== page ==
Epiphytes, which are native to Florida, draw moisture and nutrients from the air. As a result, they are the perfect components for an installation inspired by Kusama’s visions of the infinite.

Like her role model O’Keeffe (mentor would be too strong a word even though the two ultimately met in New York City), Kusama has become a fashion icon as well as a legendary artist. 

Kusama’s signature red wig and polka-dot infused apparel (some of which include playful perforations) inspirate women of a certain age to dress boldly instead of donning black dresses like Italian widows and party-hopping socialites.

"Pops of Red" dot the waterfront at Selby Gardens' exhibition, "Yayoi Kusama: A Letter to Georgia O'Keeffe."
Image courtesy of Chris Lunardi

Live colorfully is the ethos of Kusama art and fashion. Why not? Especially after pandemic lockdowns had people wearing yoga pants and sweats for a couple of years or so, even if they put on a suit jacket for a Zoom meeting.

There are cultural commentators who worry that Kusama, who has struggled with mental illness during her lifetime and could be dealing with the side effects of advanced age, is being exploited.

That’s hardly the case at Selby Gardens, which has taken a light touch with its show, even down to the tasteful merchandise in its new gift shop. Kusama’s influence is felt everywhere, but it’s not overwhelming.

With any fad or trend, there’s always the danger of oversaturation. Is there such a thing as too many dots? Perhaps, but as someone who lived through the polka dot craze of the early 1980s, I don’t think we’ve reached peak Kusama yet.

After many years in New Mexico, I don’t have the same feeling about cattle skulls. With help from designer Ralph Lauren’s Southwest-inspired collections featuring O’Keeffe’s image, the cattle skull in her paintings became a necessary objet d’art for anyone decorating according to Santa Fe Style.

It’s an interesting juxtaposition to see one of those skulls hanging in Selby’s lush gardens overlooking Sarasota Bay, not far from circular planting beds bordered by Kusama-like red circles. As they like to say in the art world, it’s an interesting “conversation” between the two artists headlining the Selby exhibition.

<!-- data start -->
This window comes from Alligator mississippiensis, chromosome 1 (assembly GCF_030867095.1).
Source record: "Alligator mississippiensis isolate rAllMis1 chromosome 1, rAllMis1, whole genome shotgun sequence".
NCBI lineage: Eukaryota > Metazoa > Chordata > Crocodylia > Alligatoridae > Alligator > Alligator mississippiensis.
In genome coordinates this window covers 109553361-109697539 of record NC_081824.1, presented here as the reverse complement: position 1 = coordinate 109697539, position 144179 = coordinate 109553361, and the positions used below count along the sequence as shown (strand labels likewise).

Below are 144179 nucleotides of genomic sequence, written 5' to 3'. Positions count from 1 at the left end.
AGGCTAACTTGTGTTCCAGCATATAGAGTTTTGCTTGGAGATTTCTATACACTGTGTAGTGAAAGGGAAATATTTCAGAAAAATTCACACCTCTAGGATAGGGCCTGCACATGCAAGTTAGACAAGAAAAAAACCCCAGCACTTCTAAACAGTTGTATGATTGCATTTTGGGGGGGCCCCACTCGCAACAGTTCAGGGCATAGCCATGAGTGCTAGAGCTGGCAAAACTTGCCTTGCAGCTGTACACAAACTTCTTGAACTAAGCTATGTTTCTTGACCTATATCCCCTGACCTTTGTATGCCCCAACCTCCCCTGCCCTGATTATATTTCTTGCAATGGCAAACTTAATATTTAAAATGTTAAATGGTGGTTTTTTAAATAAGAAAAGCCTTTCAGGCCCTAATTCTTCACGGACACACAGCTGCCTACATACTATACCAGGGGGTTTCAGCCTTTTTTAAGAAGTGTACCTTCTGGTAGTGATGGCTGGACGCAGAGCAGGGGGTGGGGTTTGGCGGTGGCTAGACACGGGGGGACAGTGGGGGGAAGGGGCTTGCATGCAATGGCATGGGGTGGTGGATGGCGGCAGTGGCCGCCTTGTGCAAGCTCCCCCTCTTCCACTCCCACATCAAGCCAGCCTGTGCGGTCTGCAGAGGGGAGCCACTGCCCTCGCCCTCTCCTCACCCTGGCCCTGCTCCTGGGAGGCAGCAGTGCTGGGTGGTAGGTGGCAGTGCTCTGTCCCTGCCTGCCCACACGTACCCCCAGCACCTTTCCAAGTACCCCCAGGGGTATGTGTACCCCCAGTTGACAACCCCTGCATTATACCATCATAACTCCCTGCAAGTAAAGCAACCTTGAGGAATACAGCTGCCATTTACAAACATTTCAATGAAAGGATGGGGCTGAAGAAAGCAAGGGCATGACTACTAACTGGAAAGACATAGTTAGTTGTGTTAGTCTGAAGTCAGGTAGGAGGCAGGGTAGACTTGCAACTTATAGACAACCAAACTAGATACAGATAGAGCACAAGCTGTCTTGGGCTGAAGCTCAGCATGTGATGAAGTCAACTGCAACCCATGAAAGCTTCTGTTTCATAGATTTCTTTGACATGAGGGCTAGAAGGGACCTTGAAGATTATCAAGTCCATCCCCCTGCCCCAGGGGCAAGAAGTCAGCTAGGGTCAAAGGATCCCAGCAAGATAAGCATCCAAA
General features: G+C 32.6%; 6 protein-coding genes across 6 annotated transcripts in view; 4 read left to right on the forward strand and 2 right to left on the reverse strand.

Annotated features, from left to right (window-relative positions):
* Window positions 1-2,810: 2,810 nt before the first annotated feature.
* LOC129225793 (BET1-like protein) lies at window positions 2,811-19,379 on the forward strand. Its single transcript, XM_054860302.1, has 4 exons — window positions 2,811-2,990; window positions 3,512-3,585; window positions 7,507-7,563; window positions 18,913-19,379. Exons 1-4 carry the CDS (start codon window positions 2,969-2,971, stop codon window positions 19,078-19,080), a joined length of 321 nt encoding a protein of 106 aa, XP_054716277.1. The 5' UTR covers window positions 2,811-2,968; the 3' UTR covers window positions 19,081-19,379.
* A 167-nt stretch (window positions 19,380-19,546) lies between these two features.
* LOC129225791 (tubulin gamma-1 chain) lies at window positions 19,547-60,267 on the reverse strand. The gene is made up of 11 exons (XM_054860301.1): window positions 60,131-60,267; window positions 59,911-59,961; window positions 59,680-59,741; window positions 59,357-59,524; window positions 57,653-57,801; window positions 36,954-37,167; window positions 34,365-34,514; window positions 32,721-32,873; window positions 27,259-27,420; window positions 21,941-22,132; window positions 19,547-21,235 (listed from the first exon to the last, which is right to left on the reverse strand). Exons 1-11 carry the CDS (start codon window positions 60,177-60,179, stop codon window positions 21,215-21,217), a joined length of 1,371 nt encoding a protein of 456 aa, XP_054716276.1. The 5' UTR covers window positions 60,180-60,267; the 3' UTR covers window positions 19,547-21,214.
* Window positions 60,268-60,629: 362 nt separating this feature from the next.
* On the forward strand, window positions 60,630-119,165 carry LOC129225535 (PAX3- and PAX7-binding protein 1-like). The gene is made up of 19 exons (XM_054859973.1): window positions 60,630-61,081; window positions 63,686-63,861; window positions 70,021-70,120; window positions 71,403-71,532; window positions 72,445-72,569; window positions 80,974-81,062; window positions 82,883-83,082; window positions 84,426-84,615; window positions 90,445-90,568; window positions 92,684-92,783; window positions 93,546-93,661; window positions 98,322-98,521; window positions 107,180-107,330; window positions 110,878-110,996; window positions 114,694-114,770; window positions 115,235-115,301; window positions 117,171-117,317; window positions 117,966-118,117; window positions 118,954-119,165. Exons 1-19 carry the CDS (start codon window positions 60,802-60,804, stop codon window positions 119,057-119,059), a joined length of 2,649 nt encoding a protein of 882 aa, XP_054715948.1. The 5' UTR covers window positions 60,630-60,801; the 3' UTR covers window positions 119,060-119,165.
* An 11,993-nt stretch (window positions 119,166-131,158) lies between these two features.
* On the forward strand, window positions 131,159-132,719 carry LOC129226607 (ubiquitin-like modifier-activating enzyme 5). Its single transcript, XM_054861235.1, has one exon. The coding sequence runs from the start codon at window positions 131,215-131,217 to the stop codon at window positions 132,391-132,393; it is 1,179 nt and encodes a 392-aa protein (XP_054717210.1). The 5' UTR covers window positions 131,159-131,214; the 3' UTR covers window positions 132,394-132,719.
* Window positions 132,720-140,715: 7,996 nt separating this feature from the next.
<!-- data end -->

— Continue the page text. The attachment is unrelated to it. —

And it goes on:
Yayoi Kusama's "Infinity of Dots," from Keith D. Monda's collection.
Image courtesy of The Ringling

If, like me, you want to be wowed by Kusama’s art, you won’t leave Selby Gardens disappointed. Kusama’s “Infinity of Dots,” a four panel-painting, is waiting for you in the back of the botany museum. 

The giant piece was previously displayed at The Ringling in 2019 and has been promised as a gift to the museum by Selby trustee Keith D. Monda.

I’ll go back to visit “Yayoi Kusama: A Letter to O’Keeffe” again before it closes June 30. The morning I received a tour from David Berry, Selby Gardens’ chief museum curator, the greenhouse was filled with dot-covered visitors taking selfies next to plant-filled spheres. I’ll wait for the hoopla to die down.

What would Marie Selby think of the polka dot palooza? The no-nonsense gardener gave one of Sarasota’s most popular attractions its start back in the 1920s when she and her husband Bill built a house here.

As her living relatives pointed out during the yearslong debate over the expansion of Selby Gardens’ facilities, “Aunt Marie” would no doubt be gratified that her gardens have been preserved for infinity — unless nature gets the upper hand.



Monica Roman Gagnier

Monica Roman Gagnier is the arts and entertainment editor of the Observer. Previously, she covered A&E in Santa Fe, New Mexico, for the Albuquerque Journal and film for industry trade publications Variety and The Hollywood Reporter.